Learners' decisions for attending Pediatric Grand Rounds: a qualitative and quantitative study
1 Division of Neonatology, Department of Pediatrics, University of Utah School of Medicine, and Primary Children's Medical Center, Salt Lake City, Utah, USA
2 School of Education, Westminster College, Salt Lake City, Utah, USA
3 Student, University of Utah, Salt Lake City, Utah, USA
BMC Medical Education 2006, 6:26 doi:10.1186/1472-6920-6-26Published: 27 April 2006
Although grand rounds plays a major educational role at academic medical centers, there has been little investigation into the factors influencing the learners' decision to attend. Greater awareness of attendees' expectations may allow grand rounds planners to better accommodate the learners' perspective, potentially making continuing education activities more attractive and inviting.
We used both qualitative (part A) and quantitative (part B) techniques to investigate the motivators and barriers to grand rounds attendance. Part A investigated contextual factors influencing attendance as expressed through attendee interviews. Transcripts of the interviews were analyzed using grounded theory techniques. We created a concept map linking key factors and their relationships. In part B we quantified the motivators and barriers identified during the initial interviews through a survey of the grand rounds audience.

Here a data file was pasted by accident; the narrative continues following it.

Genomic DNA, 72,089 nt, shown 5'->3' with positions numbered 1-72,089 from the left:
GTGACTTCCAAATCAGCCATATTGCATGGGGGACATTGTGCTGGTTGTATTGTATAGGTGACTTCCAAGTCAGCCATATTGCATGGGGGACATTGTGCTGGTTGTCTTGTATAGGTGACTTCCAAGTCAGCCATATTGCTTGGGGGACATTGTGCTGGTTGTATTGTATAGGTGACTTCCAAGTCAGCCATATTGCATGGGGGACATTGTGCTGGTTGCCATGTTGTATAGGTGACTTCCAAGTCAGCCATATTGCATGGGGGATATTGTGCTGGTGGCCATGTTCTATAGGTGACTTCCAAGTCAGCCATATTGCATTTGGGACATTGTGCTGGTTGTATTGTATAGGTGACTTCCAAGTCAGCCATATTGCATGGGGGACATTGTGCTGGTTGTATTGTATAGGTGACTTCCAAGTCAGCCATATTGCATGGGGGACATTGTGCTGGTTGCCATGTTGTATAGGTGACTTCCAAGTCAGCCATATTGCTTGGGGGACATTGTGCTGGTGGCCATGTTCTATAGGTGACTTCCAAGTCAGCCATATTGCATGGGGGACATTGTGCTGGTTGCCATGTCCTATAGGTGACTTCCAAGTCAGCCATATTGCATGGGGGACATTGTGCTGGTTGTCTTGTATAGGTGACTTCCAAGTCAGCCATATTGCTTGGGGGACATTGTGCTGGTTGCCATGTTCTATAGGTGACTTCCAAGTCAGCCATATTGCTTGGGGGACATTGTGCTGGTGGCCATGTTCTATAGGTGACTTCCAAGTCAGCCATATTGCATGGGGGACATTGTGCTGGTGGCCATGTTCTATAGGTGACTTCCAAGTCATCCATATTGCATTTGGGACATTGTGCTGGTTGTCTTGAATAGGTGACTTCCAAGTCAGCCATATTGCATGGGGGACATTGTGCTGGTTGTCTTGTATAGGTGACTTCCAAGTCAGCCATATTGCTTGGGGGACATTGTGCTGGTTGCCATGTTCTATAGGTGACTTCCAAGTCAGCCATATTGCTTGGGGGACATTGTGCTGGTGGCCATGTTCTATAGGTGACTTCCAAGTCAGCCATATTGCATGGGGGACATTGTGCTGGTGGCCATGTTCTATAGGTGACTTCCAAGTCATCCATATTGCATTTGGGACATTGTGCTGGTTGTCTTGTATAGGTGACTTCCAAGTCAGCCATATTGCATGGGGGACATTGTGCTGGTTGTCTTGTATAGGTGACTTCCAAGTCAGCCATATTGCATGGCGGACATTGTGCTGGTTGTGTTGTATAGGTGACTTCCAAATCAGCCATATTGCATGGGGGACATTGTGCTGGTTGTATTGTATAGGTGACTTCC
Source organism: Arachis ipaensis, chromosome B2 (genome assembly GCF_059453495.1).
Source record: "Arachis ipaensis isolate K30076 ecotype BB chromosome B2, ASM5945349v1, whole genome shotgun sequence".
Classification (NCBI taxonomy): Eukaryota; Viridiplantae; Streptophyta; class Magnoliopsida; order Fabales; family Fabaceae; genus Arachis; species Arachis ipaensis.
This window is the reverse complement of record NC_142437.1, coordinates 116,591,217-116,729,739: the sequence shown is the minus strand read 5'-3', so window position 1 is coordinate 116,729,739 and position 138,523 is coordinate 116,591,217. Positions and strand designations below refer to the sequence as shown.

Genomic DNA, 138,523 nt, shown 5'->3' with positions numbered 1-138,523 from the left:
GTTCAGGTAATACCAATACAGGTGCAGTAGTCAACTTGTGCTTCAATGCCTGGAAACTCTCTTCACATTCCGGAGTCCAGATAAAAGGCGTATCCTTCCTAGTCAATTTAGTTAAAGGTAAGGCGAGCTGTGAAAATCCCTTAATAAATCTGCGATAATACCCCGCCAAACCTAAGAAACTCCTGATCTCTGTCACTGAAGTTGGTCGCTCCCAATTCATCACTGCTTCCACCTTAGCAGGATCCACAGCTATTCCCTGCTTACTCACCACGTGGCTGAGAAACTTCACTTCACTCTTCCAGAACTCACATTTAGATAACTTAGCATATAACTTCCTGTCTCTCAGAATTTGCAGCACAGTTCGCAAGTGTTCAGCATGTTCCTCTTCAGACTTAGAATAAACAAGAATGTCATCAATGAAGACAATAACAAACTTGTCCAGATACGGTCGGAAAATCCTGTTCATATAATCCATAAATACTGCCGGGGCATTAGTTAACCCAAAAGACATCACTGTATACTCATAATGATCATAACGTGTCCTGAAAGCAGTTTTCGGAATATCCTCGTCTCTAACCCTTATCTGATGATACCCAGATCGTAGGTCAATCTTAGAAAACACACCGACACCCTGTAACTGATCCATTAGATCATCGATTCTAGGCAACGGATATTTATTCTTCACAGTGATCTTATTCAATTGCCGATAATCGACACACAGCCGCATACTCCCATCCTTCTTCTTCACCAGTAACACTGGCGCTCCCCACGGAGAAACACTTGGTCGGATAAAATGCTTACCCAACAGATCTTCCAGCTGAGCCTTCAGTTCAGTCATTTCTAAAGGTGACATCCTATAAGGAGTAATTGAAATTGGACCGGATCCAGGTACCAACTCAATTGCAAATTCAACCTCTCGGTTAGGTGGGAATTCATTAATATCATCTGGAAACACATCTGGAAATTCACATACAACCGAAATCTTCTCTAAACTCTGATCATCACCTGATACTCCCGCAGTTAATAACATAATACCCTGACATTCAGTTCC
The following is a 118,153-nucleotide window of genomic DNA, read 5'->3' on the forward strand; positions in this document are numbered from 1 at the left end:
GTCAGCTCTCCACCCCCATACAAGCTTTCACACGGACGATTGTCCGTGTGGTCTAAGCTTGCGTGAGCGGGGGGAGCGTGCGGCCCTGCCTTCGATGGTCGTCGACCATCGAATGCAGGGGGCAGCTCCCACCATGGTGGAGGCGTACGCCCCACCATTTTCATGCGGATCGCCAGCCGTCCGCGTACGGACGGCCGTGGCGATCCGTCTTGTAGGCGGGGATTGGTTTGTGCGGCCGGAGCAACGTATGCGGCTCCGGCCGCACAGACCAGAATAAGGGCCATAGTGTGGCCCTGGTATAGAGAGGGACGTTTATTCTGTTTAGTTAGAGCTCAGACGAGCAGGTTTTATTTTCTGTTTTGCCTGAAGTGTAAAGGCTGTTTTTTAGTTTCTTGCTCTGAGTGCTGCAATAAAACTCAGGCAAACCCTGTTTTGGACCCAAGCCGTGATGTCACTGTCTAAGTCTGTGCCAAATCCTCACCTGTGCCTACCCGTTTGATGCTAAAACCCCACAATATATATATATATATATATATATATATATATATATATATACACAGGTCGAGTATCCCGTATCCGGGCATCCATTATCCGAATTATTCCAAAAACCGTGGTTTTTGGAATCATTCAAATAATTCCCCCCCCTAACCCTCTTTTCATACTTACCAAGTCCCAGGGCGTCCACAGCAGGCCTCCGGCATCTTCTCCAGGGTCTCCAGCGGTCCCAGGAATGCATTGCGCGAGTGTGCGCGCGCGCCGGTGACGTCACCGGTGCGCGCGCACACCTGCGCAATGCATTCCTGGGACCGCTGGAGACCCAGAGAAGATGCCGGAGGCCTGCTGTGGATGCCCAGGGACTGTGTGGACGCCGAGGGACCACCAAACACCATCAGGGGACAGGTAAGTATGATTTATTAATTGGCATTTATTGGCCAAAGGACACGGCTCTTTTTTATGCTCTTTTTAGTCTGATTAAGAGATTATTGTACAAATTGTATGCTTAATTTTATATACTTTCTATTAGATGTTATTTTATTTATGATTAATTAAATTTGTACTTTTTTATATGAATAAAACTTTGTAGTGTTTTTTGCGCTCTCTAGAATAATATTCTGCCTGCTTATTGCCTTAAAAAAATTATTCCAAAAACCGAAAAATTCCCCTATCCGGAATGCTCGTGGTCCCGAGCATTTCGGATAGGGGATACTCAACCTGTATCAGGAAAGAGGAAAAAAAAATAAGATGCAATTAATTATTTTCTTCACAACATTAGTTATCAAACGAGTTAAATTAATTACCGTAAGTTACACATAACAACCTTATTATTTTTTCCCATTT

Sixteen persons voluntarily took part in the qualitative study (part A) by participating in one of seven group interview sessions. Of the 14 themes that emerged from these sessions, the most frequent factors motivating attendance involved competent practice and the need to know. All sessions discussed intellectual stimulation, social interaction, time constraints and convenience, licensure, content and format, and absence of cost for attending sessions. The 59 respondents to the survey (part B) identified clinically-useful topics (85%), continuing education credit (46%), cutting-edge research (27%), networking (22%), and refreshments (8%) as motivators and non-relevant topics (44%) and too busy to attend (56%) as barriers.
Greater understanding of the consumers' perspective can allow planners to tailor the style, content, and logistics to make grand rounds more attractive and inviting.